Proposals for such a development should demonstrate their usefulness with regard to Green Deal priorities (e.g. impact of ocean climate scenarios on aquaculture and fisheries, impact of sea-level rise and extreme waves on coastal risks, pollution monitoring and scenarios for mitigation and remediation strategies, and maritime spatial planning). It needs to fulfil all of the following criteria: deliver break-through in accuracy and realism, represent optimal synergy between observations and models; fully integrate downstream impact sectors of the socio-economic areas addressed in their test case; include a rigorous handling of quality and confidence information.
Proposals should address:
- The development of an ocean digital twin at high resolution including the ocean model representation and the integration of all available datasets into a single digital framework compatible of Destination Earth infrastructure and technologies (cloud, euroHPC, AI-ready standards, datacubes, …). It should build on existing infrastructures and relevant Horizon 2020 and R&D projects to achieve this integration at short-term (e.g. CMEMS, BlueCloud, EMODNet, portals from ERICs, IMMERSE, ESA Ocean Science Cluster);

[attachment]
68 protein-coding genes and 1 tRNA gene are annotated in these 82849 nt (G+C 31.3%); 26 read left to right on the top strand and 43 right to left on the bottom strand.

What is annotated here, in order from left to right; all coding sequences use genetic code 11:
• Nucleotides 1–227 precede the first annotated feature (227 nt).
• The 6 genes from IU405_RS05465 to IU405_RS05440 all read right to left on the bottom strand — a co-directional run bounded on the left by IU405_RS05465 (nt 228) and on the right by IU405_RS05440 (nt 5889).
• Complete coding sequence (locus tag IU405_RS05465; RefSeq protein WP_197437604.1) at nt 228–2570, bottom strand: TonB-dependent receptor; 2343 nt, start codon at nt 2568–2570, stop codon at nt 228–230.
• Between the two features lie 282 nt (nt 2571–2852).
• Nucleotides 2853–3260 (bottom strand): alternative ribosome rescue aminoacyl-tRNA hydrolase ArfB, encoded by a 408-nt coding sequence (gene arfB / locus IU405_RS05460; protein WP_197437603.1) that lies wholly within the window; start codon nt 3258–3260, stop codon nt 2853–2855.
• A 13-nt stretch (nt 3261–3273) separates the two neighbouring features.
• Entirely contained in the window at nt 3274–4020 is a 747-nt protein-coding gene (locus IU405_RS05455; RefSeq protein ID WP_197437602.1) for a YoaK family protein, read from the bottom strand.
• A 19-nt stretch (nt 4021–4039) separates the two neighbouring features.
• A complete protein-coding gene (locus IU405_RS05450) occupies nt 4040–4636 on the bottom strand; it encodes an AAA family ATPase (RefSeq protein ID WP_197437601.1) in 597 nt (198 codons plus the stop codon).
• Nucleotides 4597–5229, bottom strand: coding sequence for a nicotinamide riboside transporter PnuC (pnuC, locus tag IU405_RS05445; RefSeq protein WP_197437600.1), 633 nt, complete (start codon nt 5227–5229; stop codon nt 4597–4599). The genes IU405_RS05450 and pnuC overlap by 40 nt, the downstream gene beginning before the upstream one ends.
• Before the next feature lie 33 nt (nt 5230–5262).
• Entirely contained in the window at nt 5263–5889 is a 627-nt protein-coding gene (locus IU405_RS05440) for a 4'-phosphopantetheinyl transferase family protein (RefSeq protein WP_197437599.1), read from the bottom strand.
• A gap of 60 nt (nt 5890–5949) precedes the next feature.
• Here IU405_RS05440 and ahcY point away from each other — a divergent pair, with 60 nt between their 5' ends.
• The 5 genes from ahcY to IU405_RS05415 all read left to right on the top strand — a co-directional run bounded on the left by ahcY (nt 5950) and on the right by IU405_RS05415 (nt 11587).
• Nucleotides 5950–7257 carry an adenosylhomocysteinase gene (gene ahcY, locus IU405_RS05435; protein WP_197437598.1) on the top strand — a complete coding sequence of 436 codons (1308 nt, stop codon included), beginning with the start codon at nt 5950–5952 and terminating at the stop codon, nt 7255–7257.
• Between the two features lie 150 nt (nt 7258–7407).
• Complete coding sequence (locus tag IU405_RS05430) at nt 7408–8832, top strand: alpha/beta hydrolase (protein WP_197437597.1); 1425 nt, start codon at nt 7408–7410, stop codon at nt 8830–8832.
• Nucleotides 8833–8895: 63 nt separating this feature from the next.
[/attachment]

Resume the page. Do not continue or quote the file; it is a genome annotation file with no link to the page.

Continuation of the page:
- The configuration of it as a simulation environment built on a consistent multi-variable multi-dimensional description of the ocean consistent from estuaries to the coast and to open ocean, from the surface to the seabed and allowing a digital exploration in time and space of the ocean physics and biodiversity according to different scenarios. It should provide an integrated, timely and persistent description of the ocean including at least physics, biogeochemistry, geology and human activities;
- The integration of data from existing or new automated sensors and autonomous mobile and fixed platforms, additional structured and unstructured data, alternative sources such as private companies data, citizen science or historic data collected before the digital age (chemical, physical, biological and ecological) and delivered through EMODnet and Copernicus;
- The implementation of data and model outputs in state-of-art standards and formats (INSPIRE, FAIR, ontologies, …) compliant with their exploitation by applications and appropriate user interfaces based on big data and artificial intelligence technologies;
- The development of what-if scenarios to validate the representativeness of the digital ocean simulator in “real conditions of use” by configuring different ocean conditions and exploiting AI/data analytics tools, on concrete cases in local or regional sea basins.
The Commission considers that proposals requesting a contribution from the EU of up to EUR 12 million would allow this specific challenge to be addressed appropriately. Nonetheless, this does not preclude submission and selection of proposals requesting other amounts. In line with the Union’s strategy for international cooperation in research and innovation, international cooperation is encouraged.